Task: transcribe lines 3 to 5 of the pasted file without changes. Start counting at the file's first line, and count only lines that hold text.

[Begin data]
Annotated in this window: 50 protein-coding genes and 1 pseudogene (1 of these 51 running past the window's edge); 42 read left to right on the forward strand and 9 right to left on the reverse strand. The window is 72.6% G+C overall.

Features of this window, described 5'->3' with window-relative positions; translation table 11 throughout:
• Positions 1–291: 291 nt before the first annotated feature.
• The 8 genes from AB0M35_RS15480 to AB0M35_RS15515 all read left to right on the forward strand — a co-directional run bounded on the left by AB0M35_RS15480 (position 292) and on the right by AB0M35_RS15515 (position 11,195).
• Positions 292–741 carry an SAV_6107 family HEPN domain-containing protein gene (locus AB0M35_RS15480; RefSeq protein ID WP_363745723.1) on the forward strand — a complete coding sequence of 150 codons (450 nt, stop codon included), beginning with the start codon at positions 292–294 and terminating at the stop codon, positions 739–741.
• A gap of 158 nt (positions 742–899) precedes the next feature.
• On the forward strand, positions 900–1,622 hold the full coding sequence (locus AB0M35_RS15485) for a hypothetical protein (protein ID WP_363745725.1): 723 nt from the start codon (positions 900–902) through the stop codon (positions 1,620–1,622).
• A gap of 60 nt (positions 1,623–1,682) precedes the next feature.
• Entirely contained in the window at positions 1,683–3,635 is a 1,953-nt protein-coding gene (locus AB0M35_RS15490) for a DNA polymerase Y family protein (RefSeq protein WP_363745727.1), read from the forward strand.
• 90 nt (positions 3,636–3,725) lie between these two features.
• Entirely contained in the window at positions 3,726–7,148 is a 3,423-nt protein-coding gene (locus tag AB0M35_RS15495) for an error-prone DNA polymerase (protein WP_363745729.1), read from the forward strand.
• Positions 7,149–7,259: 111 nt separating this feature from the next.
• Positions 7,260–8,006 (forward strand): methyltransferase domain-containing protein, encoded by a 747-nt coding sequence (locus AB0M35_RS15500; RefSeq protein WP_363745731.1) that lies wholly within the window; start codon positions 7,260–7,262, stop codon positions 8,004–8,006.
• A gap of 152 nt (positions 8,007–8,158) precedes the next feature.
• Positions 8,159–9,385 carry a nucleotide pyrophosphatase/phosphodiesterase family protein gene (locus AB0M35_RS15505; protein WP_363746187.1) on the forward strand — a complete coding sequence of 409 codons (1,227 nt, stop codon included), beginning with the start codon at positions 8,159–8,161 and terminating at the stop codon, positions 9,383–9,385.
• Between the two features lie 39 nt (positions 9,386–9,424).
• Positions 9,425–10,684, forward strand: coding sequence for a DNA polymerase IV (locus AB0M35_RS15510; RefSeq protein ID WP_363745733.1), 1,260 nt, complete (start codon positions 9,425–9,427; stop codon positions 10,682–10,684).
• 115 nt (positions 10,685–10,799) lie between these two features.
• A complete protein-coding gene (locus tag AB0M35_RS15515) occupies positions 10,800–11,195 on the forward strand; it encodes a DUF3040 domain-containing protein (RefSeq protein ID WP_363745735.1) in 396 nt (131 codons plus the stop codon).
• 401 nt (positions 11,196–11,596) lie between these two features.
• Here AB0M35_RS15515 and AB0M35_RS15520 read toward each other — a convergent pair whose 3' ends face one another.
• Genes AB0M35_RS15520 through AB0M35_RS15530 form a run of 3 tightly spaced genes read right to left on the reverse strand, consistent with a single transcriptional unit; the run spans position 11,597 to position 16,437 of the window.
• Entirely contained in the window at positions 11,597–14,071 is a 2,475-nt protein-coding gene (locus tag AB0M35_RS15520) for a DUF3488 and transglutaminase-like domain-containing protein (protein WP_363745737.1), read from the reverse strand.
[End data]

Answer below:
• Positions 1–291: 291 nt before the first annotated feature.
• The 8 genes from AB0M35_RS15480 to AB0M35_RS15515 all read left to right on the forward strand — a co-directional run bounded on the left by AB0M35_RS15480 (position 292) and on the right by AB0M35_RS15515 (position 11,195).
• Positions 292–741 carry an SAV_6107 family HEPN domain-containing protein gene (locus AB0M35_RS15480; RefSeq protein ID WP_363745723.1) on the forward strand — a complete coding sequence of 150 codons (450 nt, stop codon included), beginning with the start codon at positions 292–294 and terminating at the stop codon, positions 739–741.